Dear Father, just this afternoon, a meme has appeared on my Facebook page, and I think some of your correspondents might be interested in it. It recommends a ‘comic book’ called ‘Know Your Mass’, which was published originally in 1954 with an imprimatur by Cardinal Spellman, and is now reprinted by Angelus Press. This is the link: https://angeluspress.org/products/know-your-mass

  10. Ariseyedead says:

    I’m beginning to think that “perpetual synodal” is the ecclesial bureaucratic-speak for “state of emergency” wherein secular governments break all the rules to save the people from some ginned up crisis that would have been much more easily averted if the government had nothing to do with it.

  11. maternalView says:

    First off I’m tired of being told the Church is on a journey. As in “help everyone to live it as the journey of brothers and sisters who proclaim the joy of the Gospel”.

    Father, you should do a post of the favorite words of this gang. Journey being at the top of the list.

    And please tell me what this means: “For a “different Church”, open to the newness that God wants to suggest to her, let us invoke the Spirit with greater strength and frequency and humbly listen to him, walking together, as he, creator of communion and mission, desires, that is, with docility and courage.”

    What in the world is the newness God want to suggest to His Church?? If anything, I suggest these folks brush up on their approved apparitions if they want to know what God desires.

  12. TheCavalierHatherly says:

    I hope they keep this up interminably, and constantly shift the goal posts so that they never achieve anything that they can hold in hand. Why? Let’s ask Sun Tzu:

    “When you engage in actual fighting, if victory is long in coming, then men’s weapons will grow dull and their ardor will be damped. If you lay siege to a town, you will exhaust your strength. Again, if the campaign is protracted, the resources of the State will not be equal to the strain.”

    The implementation of the Novus Ordo was a blitz. But this? The longer they keep it up, the more they lose to attrition. It already shows by the ever increasing presence of traditional piety and practice, a presence whose remnant was much smaller in the wake of the new Missal in 1969.

    Go ahead… do another lap…

  13. Pingback: TVESDAY EDITION – Big Pulpit

  14. B says:

    Read the last chapter… in the end God wins.

  15. GregB says:

    What kind of shelf life does a Church of the perpetual synod have? Do its statements and decrees come with an expiration date? The modernists in the Church remind me of the Wolves of Wall Street, Bernie Madoff, Enron, and WorldCom to name a few. Say anything to make a buck. Their word proved to be worthless. They also proved to be unworthy of trust. How much trust should be given to people who are always changing their story to keep up with the times? The Church was founded by Christ by means of His New and Everlasting Covenant. Covenants are permanent. The Holy Eucharist is the physical embodiment of this covenant. To me many of the troubles with the Holy Eucharist stem from a defective understanding of covenants. How many in the Church hierarchy have failed to honor their vows, promises, and oaths of office? The crisis of the Church is a crisis of covenant.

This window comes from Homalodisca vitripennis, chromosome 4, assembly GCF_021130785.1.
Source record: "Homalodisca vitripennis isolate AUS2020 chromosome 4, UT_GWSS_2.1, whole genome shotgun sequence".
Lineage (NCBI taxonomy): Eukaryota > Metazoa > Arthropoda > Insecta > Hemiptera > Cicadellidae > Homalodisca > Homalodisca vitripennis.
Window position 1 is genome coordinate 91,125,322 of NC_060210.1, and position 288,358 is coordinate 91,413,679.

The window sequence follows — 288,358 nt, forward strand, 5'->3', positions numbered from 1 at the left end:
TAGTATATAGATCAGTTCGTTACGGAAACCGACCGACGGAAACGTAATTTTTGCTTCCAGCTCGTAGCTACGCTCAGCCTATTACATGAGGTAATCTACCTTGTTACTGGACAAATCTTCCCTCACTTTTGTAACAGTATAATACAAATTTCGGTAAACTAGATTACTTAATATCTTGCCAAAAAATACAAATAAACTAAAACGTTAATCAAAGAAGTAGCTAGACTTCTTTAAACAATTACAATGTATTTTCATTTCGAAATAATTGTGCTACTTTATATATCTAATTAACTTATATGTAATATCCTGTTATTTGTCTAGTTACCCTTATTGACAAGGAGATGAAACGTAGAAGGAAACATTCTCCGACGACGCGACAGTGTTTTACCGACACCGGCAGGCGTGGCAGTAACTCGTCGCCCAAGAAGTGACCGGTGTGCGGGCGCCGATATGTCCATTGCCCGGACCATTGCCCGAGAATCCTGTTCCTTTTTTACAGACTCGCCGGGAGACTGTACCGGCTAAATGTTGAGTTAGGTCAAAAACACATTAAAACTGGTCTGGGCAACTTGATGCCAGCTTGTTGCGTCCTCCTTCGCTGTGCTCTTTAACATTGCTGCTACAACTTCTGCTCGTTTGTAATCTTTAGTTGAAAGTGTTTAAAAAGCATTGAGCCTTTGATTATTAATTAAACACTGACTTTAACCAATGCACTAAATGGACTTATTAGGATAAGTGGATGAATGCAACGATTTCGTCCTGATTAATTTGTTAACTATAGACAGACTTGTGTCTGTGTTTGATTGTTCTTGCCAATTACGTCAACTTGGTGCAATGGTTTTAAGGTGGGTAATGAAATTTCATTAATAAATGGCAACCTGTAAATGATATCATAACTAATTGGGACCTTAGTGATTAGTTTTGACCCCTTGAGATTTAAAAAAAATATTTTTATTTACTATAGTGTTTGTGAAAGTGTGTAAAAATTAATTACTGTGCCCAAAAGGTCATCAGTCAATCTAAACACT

16. DvdH says:

    This is today’s (19 Oct 2022) Gospel in the NO Mass (Wednesday of week 29 in Ordinary Time). I thought it rather appropriate, especially from the part where St Peter asks ‘Lord, do you mean this parable for us, or for everyone?’

    Luke 12:39-48

    Jesus said to his disciples:
    ‘You may be quite sure of this, that if the householder had known at what hour the burglar would come, he would not have let anyone break through the wall of his house. You too must stand ready, because the Son of Man is coming at an hour you do not expect.’
    Peter said, ‘Lord, do you mean this parable for us, or for everyone?’ The Lord replied, ‘What sort of steward, then, is faithful and wise enough for the master to place him over his household to give them their allowance of food at the proper time? Happy that servant if his master’s arrival finds him at this employment. I tell you truly, he will place him over everything he owns. But as for the servant who says to himself, “My master is taking his time coming,” and sets about beating the menservants and the maids, and eating and drinking and getting drunk, his master will come on a day he does not expect and at an hour he does not know. The master will cut him off and send him to the same fate as the unfaithful.
    The servant who knows what his master wants, but has not even started to carry out those wishes, will receive very many strokes of the lash. The one who did not know, but deserves to be beaten for what he has done, will receive fewer strokes. When a man has had a great deal given him, a great deal will be demanded of him; when a man has had a great deal given him on trust, even more will be expected of him.’

    Pray for our priests and bishops, and GO TO CONFESSION!

  17. TonyO says:

    “The Church has always been at war on behalf of Synodality. The war of the Synod on Syn(odality) will always continue”.

  18. JRodz1 says:

    This past August, Deal Hudson of Faith and Culture (Ave Maria Radio) interviewed Julia Meloni author of the The St Gallen Mafia. By chance I caught the interview. Fascinating. I had to listen twice. I had to refer others to the interview. Thank you for posting this book and your review again. Meloni’s credentials were identified; that, used her ability for narrative and investigative reporting to piece together, Vatican key players/issues; that, are paving the path to current moral and liturgical confusion.